When I watched the movie Public Enemies, I got the impression that the director Michael Mann (due respect given) didn't realise what HD does, in terms of letting the audience get lost in the story. There was so much detail it was distracting; at least I found it distracting. I found it too real. I watched it again a few nights ago and got kind of lost in the story, but suddenly a scene where Edgar and his entourage walk down the corridor... BAM! It feels like I'm watching behind the scenes footage, real world footage; footage of actors playing an act. Then again, maybe it has nothing to do with HD and just the way Mann shot the movie that threw me off? I must add, most of my movie watching happens at home, on a 32inch LCD (or my 15inch laptop) and as for the cinemas where I live, I cannot comment on HD projection.

When I watched 300 - the sound alone makes that a big screen movie, for me.


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  • Consider the 12 and 4fps rates that directors like Wong Kar Wai use. There is blur and stutter for a reason. Your mind is made to fill in gaps, much like it would between the panes of a comic strip. A picture is worth a thousand words, but 48 pictures per second doesn't mean 48 thousand words in that second.
    Shutter angle and fps are wonderful tools that affect perception and 24p is a (fortunate) happy middle where it's just smoothe enough to be comfortable, but blurry enough to separate you from reality.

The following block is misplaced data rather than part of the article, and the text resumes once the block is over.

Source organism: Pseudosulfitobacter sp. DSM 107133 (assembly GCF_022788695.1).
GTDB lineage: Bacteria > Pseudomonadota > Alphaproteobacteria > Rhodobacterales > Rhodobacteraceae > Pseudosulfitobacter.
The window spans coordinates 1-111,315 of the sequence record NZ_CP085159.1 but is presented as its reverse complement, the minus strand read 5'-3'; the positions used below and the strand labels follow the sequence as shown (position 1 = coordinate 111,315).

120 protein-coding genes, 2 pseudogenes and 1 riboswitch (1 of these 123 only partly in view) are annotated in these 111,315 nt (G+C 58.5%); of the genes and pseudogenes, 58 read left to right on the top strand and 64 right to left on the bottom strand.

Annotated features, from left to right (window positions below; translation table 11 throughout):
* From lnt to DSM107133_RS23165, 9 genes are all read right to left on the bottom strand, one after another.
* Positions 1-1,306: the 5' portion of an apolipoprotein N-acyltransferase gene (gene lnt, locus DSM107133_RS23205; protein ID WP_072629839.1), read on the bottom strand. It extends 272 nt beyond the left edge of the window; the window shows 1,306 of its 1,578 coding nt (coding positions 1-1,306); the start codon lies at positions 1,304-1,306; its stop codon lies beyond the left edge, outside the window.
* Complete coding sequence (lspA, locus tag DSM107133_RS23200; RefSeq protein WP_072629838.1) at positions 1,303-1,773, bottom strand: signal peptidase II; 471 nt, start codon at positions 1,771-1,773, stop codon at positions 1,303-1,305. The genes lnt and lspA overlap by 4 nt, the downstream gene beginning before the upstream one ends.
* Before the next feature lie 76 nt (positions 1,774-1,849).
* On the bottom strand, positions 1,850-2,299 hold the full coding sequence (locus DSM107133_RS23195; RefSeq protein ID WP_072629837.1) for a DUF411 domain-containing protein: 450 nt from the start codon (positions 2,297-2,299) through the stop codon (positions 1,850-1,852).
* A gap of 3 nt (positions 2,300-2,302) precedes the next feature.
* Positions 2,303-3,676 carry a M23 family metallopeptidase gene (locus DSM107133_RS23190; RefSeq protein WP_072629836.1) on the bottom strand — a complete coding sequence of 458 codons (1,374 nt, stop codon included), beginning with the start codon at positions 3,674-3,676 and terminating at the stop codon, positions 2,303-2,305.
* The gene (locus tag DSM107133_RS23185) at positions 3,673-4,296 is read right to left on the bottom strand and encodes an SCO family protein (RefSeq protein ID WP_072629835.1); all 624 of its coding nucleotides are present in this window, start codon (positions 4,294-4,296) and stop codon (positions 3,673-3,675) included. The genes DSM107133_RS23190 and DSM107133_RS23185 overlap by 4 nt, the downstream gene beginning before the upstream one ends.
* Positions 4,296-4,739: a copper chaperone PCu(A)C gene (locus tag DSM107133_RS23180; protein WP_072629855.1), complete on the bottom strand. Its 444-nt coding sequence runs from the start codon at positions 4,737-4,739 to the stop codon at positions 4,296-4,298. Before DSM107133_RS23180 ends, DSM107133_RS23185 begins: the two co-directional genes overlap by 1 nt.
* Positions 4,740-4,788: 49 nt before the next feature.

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  • Previously everyone spent a lot of time and money desperately trying to get the film look with video. 50i Interlaced video was a big negative because it looked too real. Motion was too smooth. 25 Progressive was the way forward. Much more 'filmic.' Now however, as frame rates increase, film itself will begin to look more like video. Obviously, in terms of the quality of the image, there is no comparison between interlaced video and 48fps film. But the lack of motion blur, the 'too real' look, reminds me of what everyone has been trying to avoid for the past 6 years or so.

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  • If it aint broke...

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  • Whilst I haven't managed to watch the HFR version of the hobbit yet (not in any cinema near me), from what people are saying, it sounds like the effects are "hyper-real" meaning too much details. Could this be used as a deliberate device? E.g. as a Wizard of Oz moment, (perhaps in some form of Cyberpunk film, when someone first connects to the internet, or other similar moment, describing a altered perception of reality)

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  • I think 48fps, 24fps et al, are going to end up being style choices on the production side, and the options will become more numerous on the projection side. It'll come down to a matter of preference rather than technological limits.